They run at around 23,000 euros a set, or at least did at launch.
A little behind the tires, the brakes need to be able to stop the car going 250 plus miles an hour.
They're made of a silicone carbide carbon fiber mix, with the equivalent of 4,000 brake horsepower.
That means they were so strong.
That they could get [UNKNOWN] to 62 miles an hour to nothing in 2.2 seconds.
Which means theoretically the Veron can do north to 62 north in the same time as the 14 V8 Spider to get to 62.
In order to fit the brakes though the car needed bigger wheels.
And in order to have the bigger wheels, the suspension needs to be fiddled with to make sure the car could, you know, handle them.
Then there's cooling all of the massive things that get incredibly hot.
In order to do that, you need a pretty epic radiator.
But because of the shape of the car, you.
Can't have just one big radiator, so instead he split off into ten bits, [UNKNOWN] around.
The Veyron may look big, but it isn't.
It's actually quite a small car.
It's nowhere near as big as you think it is.
So the plumbing in here is literally mind boggling.
Basically, every time a challenge was met, there were another set of challenges to meet to make up.
So what had just been achieved?
The whole development was a game of engineering cat and mouse.
Initially, the Veyron was due for release in April, 2004.
But there were some very loud doubts coming from the press.
They weren't helped by the Veyron falling off the Laguna Seca at its first outing.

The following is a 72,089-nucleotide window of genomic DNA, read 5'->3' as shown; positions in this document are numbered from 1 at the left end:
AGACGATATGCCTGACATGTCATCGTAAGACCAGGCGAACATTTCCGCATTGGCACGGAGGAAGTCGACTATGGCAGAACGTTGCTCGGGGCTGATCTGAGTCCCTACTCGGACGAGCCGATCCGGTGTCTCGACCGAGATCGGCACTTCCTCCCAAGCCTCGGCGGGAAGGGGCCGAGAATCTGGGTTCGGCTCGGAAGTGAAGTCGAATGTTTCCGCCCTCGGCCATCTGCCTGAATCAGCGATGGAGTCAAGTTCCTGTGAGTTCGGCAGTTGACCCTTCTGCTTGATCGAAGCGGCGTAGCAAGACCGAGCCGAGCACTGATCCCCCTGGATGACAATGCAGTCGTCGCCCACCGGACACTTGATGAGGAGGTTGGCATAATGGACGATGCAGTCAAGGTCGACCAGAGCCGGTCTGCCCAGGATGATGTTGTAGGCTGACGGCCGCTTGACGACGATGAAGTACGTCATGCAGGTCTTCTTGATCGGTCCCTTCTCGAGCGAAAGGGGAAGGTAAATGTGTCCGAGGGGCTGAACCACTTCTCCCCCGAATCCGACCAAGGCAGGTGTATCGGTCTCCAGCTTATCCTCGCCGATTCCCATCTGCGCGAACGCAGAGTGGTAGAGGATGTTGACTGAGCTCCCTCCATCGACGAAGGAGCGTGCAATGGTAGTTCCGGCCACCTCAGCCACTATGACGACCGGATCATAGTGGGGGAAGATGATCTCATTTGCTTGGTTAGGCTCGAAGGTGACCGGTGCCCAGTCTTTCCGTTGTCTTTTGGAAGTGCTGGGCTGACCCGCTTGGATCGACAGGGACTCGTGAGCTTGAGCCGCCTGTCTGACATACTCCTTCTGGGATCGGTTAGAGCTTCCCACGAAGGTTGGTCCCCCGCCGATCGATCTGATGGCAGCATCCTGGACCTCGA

Then the delay was announced.
And so it was decreed that the Veyron would be a touch late, but that's kind of understandable when you consider the sheer engineering involved.
The numbers they had to achieve.
It seemed like some kind of dream, it just couldn't be real.
But, it was.
And in September 2005, the [UNKNOWN]
In 2005, when a VW Golf GTi, a fast car [UNKNOWN] normally had 197 [UNKNOWN] horsepower.
The five times more thousand.
This was simply staggering.
It was mind blowing.
The world was coming down from the 650 horse power Ferrari Enzo, and that got to 62 a whole second slower than the Veyron.
Instantly the Veyron started breaking records.
It's 254 mile an hour top speed made it the fastest car in the world.
Taking the record from McLaren F1.
It was supposedly easy to drive, best on track, and of course, effortlessly fast.
However, it evolved over time.
In 2009, Bugatti released the Grand Sport.
It was a convertible version of the Veyron and it came with a target top.
It had to be re.
A little bit to make up for the lack of roof, and it's speed was limited al fresco so a little under 230 miles per hour.